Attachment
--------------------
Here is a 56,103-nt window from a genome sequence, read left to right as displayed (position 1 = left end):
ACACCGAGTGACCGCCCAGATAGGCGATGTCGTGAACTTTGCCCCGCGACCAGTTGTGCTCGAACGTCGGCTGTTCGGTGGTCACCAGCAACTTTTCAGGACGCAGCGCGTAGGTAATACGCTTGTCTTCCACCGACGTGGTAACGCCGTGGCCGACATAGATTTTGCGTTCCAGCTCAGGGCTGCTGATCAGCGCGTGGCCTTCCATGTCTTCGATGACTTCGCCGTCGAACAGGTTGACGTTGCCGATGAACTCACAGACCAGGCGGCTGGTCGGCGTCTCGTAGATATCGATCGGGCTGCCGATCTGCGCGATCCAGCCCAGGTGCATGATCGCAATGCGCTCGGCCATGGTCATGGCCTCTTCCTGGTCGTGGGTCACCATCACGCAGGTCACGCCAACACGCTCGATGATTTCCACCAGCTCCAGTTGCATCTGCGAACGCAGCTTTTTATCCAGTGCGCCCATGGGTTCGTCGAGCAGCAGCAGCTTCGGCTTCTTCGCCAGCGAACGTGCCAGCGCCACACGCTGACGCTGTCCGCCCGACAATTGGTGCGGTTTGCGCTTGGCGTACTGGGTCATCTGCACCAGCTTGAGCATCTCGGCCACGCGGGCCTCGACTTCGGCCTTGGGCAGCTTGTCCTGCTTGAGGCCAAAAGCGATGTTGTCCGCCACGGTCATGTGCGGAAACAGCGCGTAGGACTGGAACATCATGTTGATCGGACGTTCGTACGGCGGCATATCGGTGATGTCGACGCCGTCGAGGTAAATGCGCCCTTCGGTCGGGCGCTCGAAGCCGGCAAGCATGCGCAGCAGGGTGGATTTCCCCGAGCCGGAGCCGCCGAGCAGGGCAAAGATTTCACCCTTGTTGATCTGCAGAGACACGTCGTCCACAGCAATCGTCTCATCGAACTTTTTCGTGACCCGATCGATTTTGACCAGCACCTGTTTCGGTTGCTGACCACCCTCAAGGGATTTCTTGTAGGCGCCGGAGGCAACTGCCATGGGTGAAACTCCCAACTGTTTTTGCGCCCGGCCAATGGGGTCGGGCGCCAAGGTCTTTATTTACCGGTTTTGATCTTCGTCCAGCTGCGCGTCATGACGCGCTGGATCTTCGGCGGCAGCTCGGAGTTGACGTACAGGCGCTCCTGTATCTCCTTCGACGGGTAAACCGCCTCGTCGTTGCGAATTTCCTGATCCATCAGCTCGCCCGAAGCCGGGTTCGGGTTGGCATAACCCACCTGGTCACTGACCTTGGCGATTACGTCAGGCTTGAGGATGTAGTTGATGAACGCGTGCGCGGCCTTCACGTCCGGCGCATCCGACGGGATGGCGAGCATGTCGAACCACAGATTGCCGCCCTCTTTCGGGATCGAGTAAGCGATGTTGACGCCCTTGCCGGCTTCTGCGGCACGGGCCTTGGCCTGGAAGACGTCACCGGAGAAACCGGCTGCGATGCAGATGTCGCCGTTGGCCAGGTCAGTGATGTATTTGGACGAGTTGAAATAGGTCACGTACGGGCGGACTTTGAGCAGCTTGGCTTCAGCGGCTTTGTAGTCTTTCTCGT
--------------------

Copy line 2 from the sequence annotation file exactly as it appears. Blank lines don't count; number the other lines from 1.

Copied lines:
ACACCGAGTGACCGCCCAGATAGGCGATGTCGTGAACTTTGCCCCGCGACCAGTTGTGCTCGAACGTCGGCTGTTCGGTGGTCACCAGCAACTTTTCAGGACGCAGCGCGTAGGTAATACGCTTGTCTTCCACCGACGTGGTAACGCCGTGGCCGACATAGATTTTGCGTTCCAGCTCAGGGCTGCTGATCAGCGCGTGGCCTTCCATGTCTTCGATGACTTCGCCGTCGAACAGGTTGACGTTGCCGATGAACTCACAGACCAGGCGGCTGGTCGGCGTCTCGTAGATATCGATCGGGCTGCCGATCTGCGCGATCCAGCCCAGGTGCATGATCGCAATGCGCTCGGCCATGGTCATGGCCTCTTCCTGGTCGTGGGTCACCATCACGCAGGTCACGCCAACACGCTCGATGATTTCCACCAGCTCCAGTTGCATCTGCGAACGCAGCTTTTTATCCAGTGCGCCCATGGGTTCGTCGAGCAGCAGCAGCTTCGGCTTCTTCGCCAGCGAACGTGCCAGCGCCACACGCTGACGCTGTCCGCCCGACAATTGGTGCGGTTTGCGCTTGGCGTACTGGGTCATCTGCACCAGCTTGAGCATCTCGGCCACGCGGGCCTCGACTTCGGCCTTGGGCAGCTTGTCCTGCTTGAGGCCAAAAGCGATGTTGTCCGCCACGGTCATGTGCGGAAACAGCGCGTAGGACTGGAACATCATGTTGATCGGACGTTCGTACGGCGGCATATCGGTGATGTCGACGCCGTCGAGGTAAATGCGCCCTTCGGTCGGGCGCTCGAAGCCGGCAAGCATGCGCAGCAGGGTGGATTTCCCCGAGCCGGAGCCGCCGAGCAGGGCAAAGATTTCACCCTTGTTGATCTGCAGAGACACGTCGTCCACAGCAATCGTCTCATCGAACTTTTTCGTGACCCGATCGATTTTGACCAGCACCTGTTTCGGTTGCTGACCACCCTCAAGGGATTTCTTGTAGGCGCCGGAGGCAACTGCCATGGGTGAAACTCCCAACTGTTTTTGCGCCCGGCCAATGGGGTCGGGCGCCAAGGTCTTTATTTACCGGTTTTGATCTTCGTCCAGCTGCGCGTCATGACGCGCTGGATCTTCGGCGGCAGCTCGGAGTTGACGTACAGGCGCTCCTGTATCTCCTTCGACGGGTAAACCGCCTCGTCGTTGCGAATTTCCTGATCCATCAGCTCGCCCGAAGCCGGGTTCGGGTTGGCATAACCCACCTGGTCACTGACCTTGGCGATTACGTCAGGCTTGAGGATGTAGTTGATGAACGCGTGCGCGGCCTTCACGTCCGGCGCATCCGACGGGATGGCGAGCATGTCGAACCACAGATTGCCGCCCTCTTTCGGGATCGAGTAAGCGATGTTGACGCCCTTGCCGGCTTCTGCGGCACGGGCCTTGGCCTGGAAGACGTCACCGGAGAAACCGGCTGCGATGCAGATGTCGCCGTTGGCCAGGTCAGTGATGTATTTGGACGAGTTGAAATAGGTCACGTACGGGCGGACTTTGAGCAGCTTGGCTTCAGCGGCTTTGTAGTCTTTCTCGT